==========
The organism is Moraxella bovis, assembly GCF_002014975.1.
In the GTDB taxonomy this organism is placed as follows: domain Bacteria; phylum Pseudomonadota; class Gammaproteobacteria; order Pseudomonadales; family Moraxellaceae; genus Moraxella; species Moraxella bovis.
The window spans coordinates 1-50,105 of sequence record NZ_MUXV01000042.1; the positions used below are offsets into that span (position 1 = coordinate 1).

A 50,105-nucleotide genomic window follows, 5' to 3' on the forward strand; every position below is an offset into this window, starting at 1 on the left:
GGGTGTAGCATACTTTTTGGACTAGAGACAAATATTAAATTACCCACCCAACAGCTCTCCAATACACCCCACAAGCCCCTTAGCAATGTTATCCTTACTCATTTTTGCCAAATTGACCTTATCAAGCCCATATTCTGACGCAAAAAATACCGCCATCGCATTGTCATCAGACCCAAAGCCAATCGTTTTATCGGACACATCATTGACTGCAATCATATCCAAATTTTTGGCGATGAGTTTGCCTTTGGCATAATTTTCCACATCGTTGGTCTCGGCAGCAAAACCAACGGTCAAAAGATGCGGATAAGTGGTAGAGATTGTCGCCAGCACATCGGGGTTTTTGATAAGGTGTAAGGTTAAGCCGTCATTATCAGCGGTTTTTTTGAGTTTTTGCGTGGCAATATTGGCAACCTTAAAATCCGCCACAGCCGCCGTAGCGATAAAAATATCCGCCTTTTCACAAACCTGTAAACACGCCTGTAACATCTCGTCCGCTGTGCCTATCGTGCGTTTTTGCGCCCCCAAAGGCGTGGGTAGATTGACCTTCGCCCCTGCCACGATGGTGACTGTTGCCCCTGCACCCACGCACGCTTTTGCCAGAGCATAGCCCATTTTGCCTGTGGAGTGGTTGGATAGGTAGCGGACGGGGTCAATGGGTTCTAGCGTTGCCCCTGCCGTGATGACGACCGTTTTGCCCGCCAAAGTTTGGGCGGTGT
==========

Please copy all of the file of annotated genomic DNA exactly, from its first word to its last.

The organism is Moraxella bovis, assembly GCF_002014975.1.
In the GTDB taxonomy this organism is placed as follows: domain Bacteria; phylum Pseudomonadota; class Gammaproteobacteria; order Pseudomonadales; family Moraxellaceae; genus Moraxella; species Moraxella bovis.
The window spans coordinates 1-50,105 of sequence record NZ_MUXV01000042.1; the positions used below are offsets into that span (position 1 = coordinate 1).

A 50,105-nucleotide genomic window follows, 5' to 3' on the forward strand; every position below is an offset into this window, starting at 1 on the left:
GGGTGTAGCATACTTTTTGGACTAGAGACAAATATTAAATTACCCACCCAACAGCTCTCCAATACACCCCACAAGCCCCTTAGCAATGTTATCCTTACTCATTTTTGCCAAATTGACCTTATCAAGCCCATATTCTGACGCAAAAAATACCGCCATCGCATTGTCATCAGACCCAAAGCCAATCGTTTTATCGGACACATCATTGACTGCAATCATATCCAAATTTTTGGCGATGAGTTTGCCTTTGGCATAATTTTCCACATCGTTGGTCTCGGCAGCAAAACCAACGGTCAAAAGATGCGGATAAGTGGTAGAGATTGTCGCCAGCACATCGGGGTTTTTGATAAGGTGTAAGGTTAAGCCGTCATTATCAGCGGTTTTTTTGAGTTTTTGCGTGGCAATATTGGCAACCTTAAAATCCGCCACAGCCGCCGTAGCGATAAAAATATCCGCCTTTTCACAAACCTGTAAACACGCCTGTAACATCTCGTCCGCTGTGCCTATCGTGCGTTTTTGCGCCCCCAAAGGCGTGGGTAGATTGACCTTCGCCCCTGCCACGATGGTGACTGTTGCCCCTGCACCCACGCACGCTTTTGCCAGAGCATAGCCCATTTTGCCTGTGGAGTGGTTGGATAGGTAGCGGACGGGGTCAATGGGTTCTAGCGTTGCCCCTGCCGTGATGACGACCGTTTTGCCCGCCAAAGTTTGGGCGGTGT